“You’re Gonna Make Me Lonesome When You Go”: A new standard?

Miley Cyrus You're Gonna Make Me Lonesome When You GoI’ve just noticed that in the wake of Miley Cyrus’s popular (and genuinely quite fine) cover version of Bob Dylan’s song “You’re Gonna Make Me Lonesome When You Go,” there’s been an explosion of amateur performers on YouTube who have been inspired by Miley and are clearly doing their versions of her version. It seems to be mimicking the trend where thousands of amateurs (not to mention professionals) have taken to singing Adele’s version of Bob Dylan’s “Make You Feel My Love.” That song has become, in effect, a modern standard, thanks to all the cover versions. It’s not as if “You’re Gonna Make Me Lonesome When You Go” was unknown before Miley Cyrus did it, but it was not anything like a standard, not like certain other Dylan songs such as “Blowin’ in the Wind” or “Knockin’ on Heaven’s Door.” Although it’s a beautiful song, with a wonderful tension of sadness and exuberance, there’s a certain lyrical quirkiness to it that probably kept it out of the repertoires of most singers. And by quirkiness I’m really referring to this verse:

Situations have ended sad
Relationships have all been bad
Mine’ve been like Verlaine’s and Rimbaud
But there’s no way I can compare
All those scenes to this affair
Yer gonna make me lonesome when you go

The singer is comparing his own history of bad relationships to the two French poets, Paul Verlaine and Arthur Rimbaud, who had a homosexual affair which ended, more or less, when Verlaine shot Rimbaud (Rimbaud was not badly injured, but Verlaine was sentenced to two years in prison for the act). A lot of singers have probably figured that (1) nobody will know who Verlaine and Rimbaud are and (2) it’s probably better to keep it that way.

However, it’s a great line; it’s a great gag. It’s a key example of the exquisite balance of humor and poignancy that really defines the song. The singer is saying goodbye to someone he seems to love very deeply, a soul-mate whom he will never be able to forget, and yet he’s attempting to do it with the lightest of touches, as if deliberately chuckling in an effort to prevent the tears from beginning to flow.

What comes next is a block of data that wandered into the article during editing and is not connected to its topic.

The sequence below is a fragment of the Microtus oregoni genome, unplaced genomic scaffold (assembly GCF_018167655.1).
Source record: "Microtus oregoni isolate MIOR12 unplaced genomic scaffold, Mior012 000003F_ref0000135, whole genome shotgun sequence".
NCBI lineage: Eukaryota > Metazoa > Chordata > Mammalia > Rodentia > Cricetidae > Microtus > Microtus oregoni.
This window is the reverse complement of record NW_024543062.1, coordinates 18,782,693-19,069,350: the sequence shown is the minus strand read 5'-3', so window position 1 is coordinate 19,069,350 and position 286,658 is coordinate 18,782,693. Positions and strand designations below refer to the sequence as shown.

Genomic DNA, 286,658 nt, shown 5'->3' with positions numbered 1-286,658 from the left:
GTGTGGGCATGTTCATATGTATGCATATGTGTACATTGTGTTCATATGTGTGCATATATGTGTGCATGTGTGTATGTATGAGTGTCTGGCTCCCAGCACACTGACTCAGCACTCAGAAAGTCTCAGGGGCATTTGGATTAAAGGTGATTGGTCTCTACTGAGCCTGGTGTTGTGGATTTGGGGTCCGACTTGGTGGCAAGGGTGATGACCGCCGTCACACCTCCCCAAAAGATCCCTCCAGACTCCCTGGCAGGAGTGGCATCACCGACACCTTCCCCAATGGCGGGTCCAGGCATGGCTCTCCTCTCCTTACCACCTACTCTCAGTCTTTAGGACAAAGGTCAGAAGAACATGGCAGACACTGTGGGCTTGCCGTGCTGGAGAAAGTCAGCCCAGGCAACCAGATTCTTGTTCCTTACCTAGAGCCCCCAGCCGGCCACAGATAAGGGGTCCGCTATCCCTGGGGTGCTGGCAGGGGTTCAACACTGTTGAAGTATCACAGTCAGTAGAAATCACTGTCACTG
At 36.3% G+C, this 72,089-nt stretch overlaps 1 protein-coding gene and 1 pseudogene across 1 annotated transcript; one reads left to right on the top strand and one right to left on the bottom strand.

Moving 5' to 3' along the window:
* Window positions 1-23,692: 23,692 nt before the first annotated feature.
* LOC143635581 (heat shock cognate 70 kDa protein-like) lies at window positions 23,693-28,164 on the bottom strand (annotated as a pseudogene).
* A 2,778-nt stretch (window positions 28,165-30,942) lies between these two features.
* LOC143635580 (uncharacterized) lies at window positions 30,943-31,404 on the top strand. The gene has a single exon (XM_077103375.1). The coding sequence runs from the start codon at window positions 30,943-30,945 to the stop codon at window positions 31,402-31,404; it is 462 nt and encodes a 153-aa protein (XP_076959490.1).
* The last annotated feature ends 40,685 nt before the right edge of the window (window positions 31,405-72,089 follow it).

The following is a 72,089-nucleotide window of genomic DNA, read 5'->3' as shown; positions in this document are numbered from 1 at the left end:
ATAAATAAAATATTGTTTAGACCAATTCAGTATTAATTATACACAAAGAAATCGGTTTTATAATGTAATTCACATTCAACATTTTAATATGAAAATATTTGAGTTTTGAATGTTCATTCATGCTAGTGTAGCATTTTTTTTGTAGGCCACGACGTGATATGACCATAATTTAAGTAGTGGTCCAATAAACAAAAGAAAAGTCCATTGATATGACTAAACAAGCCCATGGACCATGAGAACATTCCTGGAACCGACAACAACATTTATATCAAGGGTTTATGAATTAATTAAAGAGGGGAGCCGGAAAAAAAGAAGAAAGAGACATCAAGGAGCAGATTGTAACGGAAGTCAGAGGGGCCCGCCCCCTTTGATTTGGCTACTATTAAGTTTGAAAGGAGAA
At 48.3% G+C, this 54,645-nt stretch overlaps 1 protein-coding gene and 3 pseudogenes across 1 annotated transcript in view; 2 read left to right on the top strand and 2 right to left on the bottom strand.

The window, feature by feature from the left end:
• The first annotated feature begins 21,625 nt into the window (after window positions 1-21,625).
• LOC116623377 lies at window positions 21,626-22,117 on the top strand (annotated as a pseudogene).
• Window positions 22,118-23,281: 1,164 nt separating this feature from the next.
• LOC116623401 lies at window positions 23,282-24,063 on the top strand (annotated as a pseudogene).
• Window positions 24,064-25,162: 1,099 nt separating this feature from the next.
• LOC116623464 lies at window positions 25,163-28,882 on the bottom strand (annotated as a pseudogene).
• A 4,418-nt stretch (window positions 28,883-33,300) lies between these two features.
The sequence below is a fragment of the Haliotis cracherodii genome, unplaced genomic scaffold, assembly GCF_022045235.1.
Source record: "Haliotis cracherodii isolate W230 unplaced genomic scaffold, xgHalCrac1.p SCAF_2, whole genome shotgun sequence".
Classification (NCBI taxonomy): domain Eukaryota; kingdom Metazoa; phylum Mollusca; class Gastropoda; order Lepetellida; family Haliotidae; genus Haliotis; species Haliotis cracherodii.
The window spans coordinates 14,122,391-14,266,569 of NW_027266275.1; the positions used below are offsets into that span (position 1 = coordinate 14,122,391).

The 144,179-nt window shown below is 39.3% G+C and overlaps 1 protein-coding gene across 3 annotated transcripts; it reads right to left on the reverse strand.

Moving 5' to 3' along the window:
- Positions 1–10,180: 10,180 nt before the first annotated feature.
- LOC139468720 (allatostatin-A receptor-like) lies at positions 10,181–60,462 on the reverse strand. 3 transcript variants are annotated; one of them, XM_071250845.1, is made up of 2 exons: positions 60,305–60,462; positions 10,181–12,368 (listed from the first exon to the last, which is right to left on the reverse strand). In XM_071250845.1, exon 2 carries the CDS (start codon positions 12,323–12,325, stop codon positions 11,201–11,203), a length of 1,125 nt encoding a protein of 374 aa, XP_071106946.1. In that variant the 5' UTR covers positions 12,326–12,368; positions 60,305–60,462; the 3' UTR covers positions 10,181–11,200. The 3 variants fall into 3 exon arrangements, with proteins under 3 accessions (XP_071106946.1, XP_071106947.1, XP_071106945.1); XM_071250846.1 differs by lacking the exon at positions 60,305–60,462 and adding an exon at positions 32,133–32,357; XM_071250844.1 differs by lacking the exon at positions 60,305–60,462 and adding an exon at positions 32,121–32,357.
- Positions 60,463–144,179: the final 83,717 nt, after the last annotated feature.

Yer gonna make me wonder what I’m doin’
Stayin’ far behind without you
Yer gonna make me wonder what I’m sayin’
Yer gonna make me give myself a good talkin’ to

Dylan’s uptempo, cheerful performance—which sticks out sharply on the generally downbeat album Blood On The Tracks—cements the dichotomy between the great sadness of the parting and the sparkling humor of the farewell. Miley Cyrus’s version (from the album Chimes of Freedom: The Songs of Bob Dylan) is a tad slower, which makes the sorrowful elements harder to miss.


I suppose it won’t be accurate to call the song a standard until there are more cover versions by professional singers. I have a feeling that there will be. Miley Cyrus’s interpretation has lifted the song out of its relative obscurity, and it’s easy to see it being picked up by other singers, especially in the area of country music. So it seems that Bob Dylan owes one to Hannah Montana (and vice versa, since the exposure she’s gotten this with tune has boosted Miley’s credibility to no small degree).

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